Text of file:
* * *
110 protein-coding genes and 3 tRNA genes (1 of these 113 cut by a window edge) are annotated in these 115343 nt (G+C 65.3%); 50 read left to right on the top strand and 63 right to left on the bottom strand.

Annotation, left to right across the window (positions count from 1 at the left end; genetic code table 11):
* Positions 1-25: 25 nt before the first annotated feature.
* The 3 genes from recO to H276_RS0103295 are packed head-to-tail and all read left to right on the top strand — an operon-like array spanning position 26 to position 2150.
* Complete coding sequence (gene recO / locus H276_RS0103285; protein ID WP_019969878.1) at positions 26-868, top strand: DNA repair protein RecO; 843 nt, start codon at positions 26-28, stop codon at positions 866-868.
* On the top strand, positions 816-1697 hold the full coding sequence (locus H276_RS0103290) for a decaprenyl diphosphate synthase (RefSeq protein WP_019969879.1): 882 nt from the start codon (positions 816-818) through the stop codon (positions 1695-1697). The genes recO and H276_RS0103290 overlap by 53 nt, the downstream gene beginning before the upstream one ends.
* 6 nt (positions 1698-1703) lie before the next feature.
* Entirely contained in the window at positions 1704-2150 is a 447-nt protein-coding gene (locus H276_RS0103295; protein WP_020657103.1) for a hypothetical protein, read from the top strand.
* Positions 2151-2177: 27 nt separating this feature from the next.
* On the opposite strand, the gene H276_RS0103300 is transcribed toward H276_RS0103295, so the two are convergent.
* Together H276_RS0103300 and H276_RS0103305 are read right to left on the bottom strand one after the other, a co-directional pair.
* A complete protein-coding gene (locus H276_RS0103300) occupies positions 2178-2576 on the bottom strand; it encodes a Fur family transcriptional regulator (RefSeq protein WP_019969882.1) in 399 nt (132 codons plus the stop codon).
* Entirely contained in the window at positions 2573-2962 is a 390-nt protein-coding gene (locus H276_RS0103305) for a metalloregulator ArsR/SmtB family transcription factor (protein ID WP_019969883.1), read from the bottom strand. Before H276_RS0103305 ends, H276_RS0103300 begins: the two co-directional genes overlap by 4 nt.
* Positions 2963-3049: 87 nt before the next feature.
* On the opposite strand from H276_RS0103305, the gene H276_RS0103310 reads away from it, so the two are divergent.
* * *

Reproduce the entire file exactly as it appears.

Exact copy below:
110 protein-coding genes and 3 tRNA genes (1 of these 113 cut by a window edge) are annotated in these 115343 nt (G+C 65.3%); 50 read left to right on the top strand and 63 right to left on the bottom strand.

Annotation, left to right across the window (positions count from 1 at the left end; genetic code table 11):
* Positions 1-25: 25 nt before the first annotated feature.
* The 3 genes from recO to H276_RS0103295 are packed head-to-tail and all read left to right on the top strand — an operon-like array spanning position 26 to position 2150.
* Complete coding sequence (gene recO / locus H276_RS0103285; protein ID WP_019969878.1) at positions 26-868, top strand: DNA repair protein RecO; 843 nt, start codon at positions 26-28, stop codon at positions 866-868.
* On the top strand, positions 816-1697 hold the full coding sequence (locus H276_RS0103290) for a decaprenyl diphosphate synthase (RefSeq protein WP_019969879.1): 882 nt from the start codon (positions 816-818) through the stop codon (positions 1695-1697). The genes recO and H276_RS0103290 overlap by 53 nt, the downstream gene beginning before the upstream one ends.
* 6 nt (positions 1698-1703) lie before the next feature.
* Entirely contained in the window at positions 1704-2150 is a 447-nt protein-coding gene (locus H276_RS0103295; protein WP_020657103.1) for a hypothetical protein, read from the top strand.
* Positions 2151-2177: 27 nt separating this feature from the next.
* On the opposite strand, the gene H276_RS0103300 is transcribed toward H276_RS0103295, so the two are convergent.
* Together H276_RS0103300 and H276_RS0103305 are read right to left on the bottom strand one after the other, a co-directional pair.
* A complete protein-coding gene (locus H276_RS0103300) occupies positions 2178-2576 on the bottom strand; it encodes a Fur family transcriptional regulator (RefSeq protein WP_019969882.1) in 399 nt (132 codons plus the stop codon).
* Entirely contained in the window at positions 2573-2962 is a 390-nt protein-coding gene (locus H276_RS0103305) for a metalloregulator ArsR/SmtB family transcription factor (protein ID WP_019969883.1), read from the bottom strand. Before H276_RS0103305 ends, H276_RS0103300 begins: the two co-directional genes overlap by 4 nt.
* Positions 2963-3049: 87 nt before the next feature.
* On the opposite strand from H276_RS0103305, the gene H276_RS0103310 reads away from it, so the two are divergent.